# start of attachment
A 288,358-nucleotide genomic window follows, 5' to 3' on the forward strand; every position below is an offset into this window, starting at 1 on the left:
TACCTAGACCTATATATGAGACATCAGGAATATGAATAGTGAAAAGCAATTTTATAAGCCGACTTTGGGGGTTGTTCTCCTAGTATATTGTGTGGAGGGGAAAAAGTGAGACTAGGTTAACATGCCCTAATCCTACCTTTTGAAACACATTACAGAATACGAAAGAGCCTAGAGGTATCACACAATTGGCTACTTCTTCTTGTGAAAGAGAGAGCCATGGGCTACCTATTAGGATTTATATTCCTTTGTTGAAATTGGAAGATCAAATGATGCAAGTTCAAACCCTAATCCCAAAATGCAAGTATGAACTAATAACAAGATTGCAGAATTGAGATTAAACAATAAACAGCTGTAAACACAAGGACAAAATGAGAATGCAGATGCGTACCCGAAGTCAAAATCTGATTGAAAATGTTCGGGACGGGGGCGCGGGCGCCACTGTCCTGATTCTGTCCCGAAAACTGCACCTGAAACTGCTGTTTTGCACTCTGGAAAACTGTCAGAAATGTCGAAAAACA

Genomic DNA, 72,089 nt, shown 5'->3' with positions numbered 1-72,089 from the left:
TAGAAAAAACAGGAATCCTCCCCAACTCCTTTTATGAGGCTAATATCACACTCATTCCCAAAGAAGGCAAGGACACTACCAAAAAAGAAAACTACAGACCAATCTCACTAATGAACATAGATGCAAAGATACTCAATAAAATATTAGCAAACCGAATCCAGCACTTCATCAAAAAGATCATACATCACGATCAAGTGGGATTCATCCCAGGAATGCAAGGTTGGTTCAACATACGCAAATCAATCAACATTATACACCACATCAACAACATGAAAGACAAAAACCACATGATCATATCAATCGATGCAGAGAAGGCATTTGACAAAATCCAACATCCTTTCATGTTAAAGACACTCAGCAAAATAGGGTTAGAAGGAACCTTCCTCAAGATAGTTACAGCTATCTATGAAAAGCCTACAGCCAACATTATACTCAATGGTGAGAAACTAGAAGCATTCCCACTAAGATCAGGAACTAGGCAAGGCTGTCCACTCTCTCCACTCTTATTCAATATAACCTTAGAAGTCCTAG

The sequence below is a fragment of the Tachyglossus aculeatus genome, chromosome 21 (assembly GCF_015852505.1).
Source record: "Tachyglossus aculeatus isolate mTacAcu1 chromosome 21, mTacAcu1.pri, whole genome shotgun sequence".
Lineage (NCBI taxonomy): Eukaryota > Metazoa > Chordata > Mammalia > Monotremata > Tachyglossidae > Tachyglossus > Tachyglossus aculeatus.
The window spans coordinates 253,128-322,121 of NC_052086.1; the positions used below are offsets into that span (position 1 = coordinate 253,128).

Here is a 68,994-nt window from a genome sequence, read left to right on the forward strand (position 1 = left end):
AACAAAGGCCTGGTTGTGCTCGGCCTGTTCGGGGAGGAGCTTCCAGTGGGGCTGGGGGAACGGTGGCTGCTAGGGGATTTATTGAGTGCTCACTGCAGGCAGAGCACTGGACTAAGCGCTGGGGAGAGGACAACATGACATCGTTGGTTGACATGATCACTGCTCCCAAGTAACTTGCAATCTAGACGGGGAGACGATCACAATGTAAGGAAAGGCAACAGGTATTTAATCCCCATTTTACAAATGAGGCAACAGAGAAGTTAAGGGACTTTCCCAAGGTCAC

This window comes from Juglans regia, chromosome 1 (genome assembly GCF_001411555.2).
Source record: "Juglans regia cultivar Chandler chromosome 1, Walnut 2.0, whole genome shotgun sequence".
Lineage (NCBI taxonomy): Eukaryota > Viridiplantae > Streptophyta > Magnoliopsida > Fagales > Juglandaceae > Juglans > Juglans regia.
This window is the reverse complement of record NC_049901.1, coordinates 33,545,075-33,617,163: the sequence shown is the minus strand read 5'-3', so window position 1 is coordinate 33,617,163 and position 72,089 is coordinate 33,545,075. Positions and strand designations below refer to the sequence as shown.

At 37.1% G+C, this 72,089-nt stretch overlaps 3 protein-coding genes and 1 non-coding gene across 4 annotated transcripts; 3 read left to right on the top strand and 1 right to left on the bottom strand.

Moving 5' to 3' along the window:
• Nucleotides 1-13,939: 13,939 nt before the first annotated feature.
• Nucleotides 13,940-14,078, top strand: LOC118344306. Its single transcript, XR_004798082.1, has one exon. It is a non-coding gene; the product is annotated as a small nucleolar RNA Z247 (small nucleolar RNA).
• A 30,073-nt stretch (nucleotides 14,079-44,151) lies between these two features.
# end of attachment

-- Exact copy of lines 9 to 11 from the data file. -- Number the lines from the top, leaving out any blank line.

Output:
Here is a 68,994-nt window from a genome sequence, read left to right on the forward strand (position 1 = left end):
AACAAAGGCCTGGTTGTGCTCGGCCTGTTCGGGGAGGAGCTTCCAGTGGGGCTGGGGGAACGGTGGCTGCTAGGGGATTTATTGAGTGCTCACTGCAGGCAGAGCACTGGACTAAGCGCTGGGGAGAGGACAACATGACATCGTTGGTTGACATGATCACTGCTCCCAAGTAACTTGCAATCTAGACGGGGAGACGATCACAATGTAAGGAAAGGCAACAGGTATTTAATCCCCATTTTACAAATGAGGCAACAGAGAAGTTAAGGGACTTTCCCAAGGTCAC

This window comes from Juglans regia, chromosome 1 (genome assembly GCF_001411555.2).